Tag Archives: uzbekistan

Stitches and Loops: Suzani Embroidery in Central Asia

Vintage Kazakh Suzani

It all started a long, long time ago. Sewing is the oldest of the textile arts, beginning in the Palaeolithic era. Before spinning yarn and weaving fabric were even imagined, Stone Age people across Europe and Asia sewed fur and skin clothing using bone, antler or ivory needles, and thread made of various animal body parts such as sinew, catgut, and veins.

Very inventive and resourceful! Here’s another example of sartorial ingenuity: in ancient Japan, traditional clothing was often sewn together with loose chain stitches that were removed so that the clothing could be taken apart and the assorted pieces laundered separately.

From being a necessity, sewing eventually evolved into an art form, in the shape of decorative embroidery for homes and garments. Over millennia, decorative embroidery came to be valued in various cultures worldwide. Stitching methods originating in different cultures are known throughout the world today. Some examples are …

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The Enduring Suzani

Suzani from Tashkent

No single artefact can represent the silk roads, their legacy and the Arastan journey, better than a Suzani. Arastan seeks out beautiful products with stories that often began on the fabled Silk Route. The suzani is one such perfect story of an enduring craft that has forever bound into every stitch and motif the hopes, aspirations, dreams and fears of its makers who lived in what was perhaps the harshest landscape in the world. See Arastan’s selection of vintage and new suzanis, or read on to discover more about the  culture and traditions behind this wonderful craft.

Suzani is a common term for embroidered dowry pieces (coverlets for the bridal bed, but also for made to decorate horses, tables, walls) produced for hundreds of years by the nomadic and settled women of Central Asia. Its roots are believed to be in the Fergana Valley that spreads across eastern Uzbekistan, Kyrgyzstan …

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Mumbai, you are Incredible!

You came, you saw, you bought and I thank you. I feel elated. There is nothing quite like ‘making it’ in your home town. The gentleman who owns the gallery that hosted us said to me quite emotionally “you have made my gallery look so beautiful” and lots of customers were very appreciative of the exhibition and the carpet collection. We will certainly be back.

Putting the show on was the easy bit. Octroi was not. Only Ethiopia and some cities in the state of Maharashtra still charge Octroi (a local tax collected on various articles brought into a district for consumption). The documentation in our case was tedious as we had to pull out not just invoices but customs duty for every individual item. However they seemed happy with the paperwork and accepted our demand draft for the deposit (although the shipper refused to take the demand draft from …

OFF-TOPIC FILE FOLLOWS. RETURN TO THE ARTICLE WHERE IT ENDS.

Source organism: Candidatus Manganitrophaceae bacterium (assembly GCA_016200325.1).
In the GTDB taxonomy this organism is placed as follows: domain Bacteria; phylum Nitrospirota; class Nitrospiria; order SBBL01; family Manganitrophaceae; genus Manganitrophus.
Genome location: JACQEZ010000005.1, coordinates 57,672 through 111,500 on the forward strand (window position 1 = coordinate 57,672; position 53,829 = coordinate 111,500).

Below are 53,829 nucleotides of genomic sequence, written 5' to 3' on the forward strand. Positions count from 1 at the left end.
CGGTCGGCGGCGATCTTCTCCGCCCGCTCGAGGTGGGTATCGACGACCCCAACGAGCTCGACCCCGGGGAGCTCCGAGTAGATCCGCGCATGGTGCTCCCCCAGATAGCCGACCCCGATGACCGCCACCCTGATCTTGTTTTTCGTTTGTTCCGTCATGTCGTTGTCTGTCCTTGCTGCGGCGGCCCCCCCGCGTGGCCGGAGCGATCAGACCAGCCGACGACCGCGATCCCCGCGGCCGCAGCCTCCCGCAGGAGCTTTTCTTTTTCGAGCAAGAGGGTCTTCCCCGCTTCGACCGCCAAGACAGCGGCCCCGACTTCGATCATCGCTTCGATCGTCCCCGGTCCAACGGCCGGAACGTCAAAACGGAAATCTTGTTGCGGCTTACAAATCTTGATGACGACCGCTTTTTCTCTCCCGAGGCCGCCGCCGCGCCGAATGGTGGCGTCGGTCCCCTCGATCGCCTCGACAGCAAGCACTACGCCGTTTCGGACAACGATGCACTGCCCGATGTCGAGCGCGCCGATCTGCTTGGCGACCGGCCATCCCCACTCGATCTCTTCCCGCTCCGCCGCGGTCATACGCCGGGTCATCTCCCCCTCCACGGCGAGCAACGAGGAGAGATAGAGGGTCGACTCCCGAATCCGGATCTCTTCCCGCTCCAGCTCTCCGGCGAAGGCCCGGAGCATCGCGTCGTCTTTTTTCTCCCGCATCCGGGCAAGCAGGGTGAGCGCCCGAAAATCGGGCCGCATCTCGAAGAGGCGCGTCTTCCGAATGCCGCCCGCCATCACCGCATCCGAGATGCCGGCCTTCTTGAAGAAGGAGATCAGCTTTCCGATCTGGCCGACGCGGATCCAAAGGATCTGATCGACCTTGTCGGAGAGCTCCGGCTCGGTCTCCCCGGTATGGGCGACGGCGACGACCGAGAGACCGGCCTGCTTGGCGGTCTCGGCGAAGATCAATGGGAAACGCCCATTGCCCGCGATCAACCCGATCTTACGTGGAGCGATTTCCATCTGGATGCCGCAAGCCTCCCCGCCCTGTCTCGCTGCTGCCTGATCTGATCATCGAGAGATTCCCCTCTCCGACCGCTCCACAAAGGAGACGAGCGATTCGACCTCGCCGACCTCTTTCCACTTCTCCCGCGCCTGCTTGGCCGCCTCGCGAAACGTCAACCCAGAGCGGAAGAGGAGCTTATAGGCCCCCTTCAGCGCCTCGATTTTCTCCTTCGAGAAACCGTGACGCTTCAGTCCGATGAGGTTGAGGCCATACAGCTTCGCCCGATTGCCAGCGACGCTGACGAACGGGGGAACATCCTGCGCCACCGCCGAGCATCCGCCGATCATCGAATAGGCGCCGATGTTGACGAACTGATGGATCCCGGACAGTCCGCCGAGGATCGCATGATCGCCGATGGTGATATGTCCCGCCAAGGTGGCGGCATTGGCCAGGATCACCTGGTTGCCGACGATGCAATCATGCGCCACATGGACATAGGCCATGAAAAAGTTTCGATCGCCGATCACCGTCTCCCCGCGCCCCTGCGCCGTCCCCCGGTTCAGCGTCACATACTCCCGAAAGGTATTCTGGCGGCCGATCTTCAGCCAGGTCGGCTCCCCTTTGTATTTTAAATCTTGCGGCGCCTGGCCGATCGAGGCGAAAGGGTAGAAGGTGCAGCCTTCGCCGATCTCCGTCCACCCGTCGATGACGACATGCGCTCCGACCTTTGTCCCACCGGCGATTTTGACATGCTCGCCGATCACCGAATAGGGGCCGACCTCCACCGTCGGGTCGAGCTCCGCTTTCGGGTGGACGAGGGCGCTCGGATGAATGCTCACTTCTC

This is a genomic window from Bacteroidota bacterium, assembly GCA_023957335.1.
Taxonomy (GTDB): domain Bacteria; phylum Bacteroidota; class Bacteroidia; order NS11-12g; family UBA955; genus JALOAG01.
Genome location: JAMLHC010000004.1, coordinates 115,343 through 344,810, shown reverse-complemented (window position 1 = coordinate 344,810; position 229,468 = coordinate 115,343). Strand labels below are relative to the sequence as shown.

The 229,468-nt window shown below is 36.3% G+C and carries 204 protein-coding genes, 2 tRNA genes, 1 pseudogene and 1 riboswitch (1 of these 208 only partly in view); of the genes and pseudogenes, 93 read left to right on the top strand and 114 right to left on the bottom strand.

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Never forget the e-sugam!

Moroccan Carpet

I knew this could happen so have been diligent about sending an e-sugam form to my vendors so there is no hassle when the goods enter Karnataka. I forgot to do this for my Uzbek ceramic consignment (yes the one I ordered in February finally arrived in December – at least it got here in the same year) being sent by the clearing agent in Delhi. My phone rang at 6:38am and I was told by a Sales Tax Officer that my goods had been ‘abandoned’ at the check post at the airport as the documents were incomplete. I needed to come with the invoice, e-sugam and pay a fine of 3 times the actual VAT. When I said that sounded absurd (I am not very articulate without my first cup of tea, but even in that state I thought 3 times was ‘extravagant’) he made it 1 times. I …

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More Postal Woes

Missent to Indonesia

Following on from our Indian Speedpost issues, we recently received some samples in the mail from Uzbekistan, sent using the normally reliable Uzbek Post, which took an interesting route to India!

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Day 2: Shopping in Istanbul

Tree of Life

I had arranged to meet someone who was to introduce me to several vendors and we started at 9:00am little realising we would be on our feet till 9:00pm! A long but very fruitful day.

We started by meeting a master craftsman who is famous for making Sikke hats and has made the ones for the tomb of Mevlana Celaleddin Rumi (‘c’ pronounced as ‘j’ in Turkey) in Konya. I discovered that feltmaking is actually quite difficult as it involves opening up the wool, laying it out with the end object in mind, applying just a touch of soapy water and then rolling it in reed mats. The end products are very impressive and I now have my eye on both Turkish and Kyrgyz felt for the Arastan collection.

We also met several carpet vendors. Turkey has always been a trading point between the East and the West and the …

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  • Welcome to Arastan

    Arastan was an online store that curated rare and handpicked treasures from exotic bazaars along the ancient silk route. Unfortunately we ceased trading in early 2014.

    You can read about the reasons for closure.

    You can still browse some of the products we used to have via the category links above, although none of these are available for purchase.

    Relive our travels and stories by browsing our articles and archives from the menus below.

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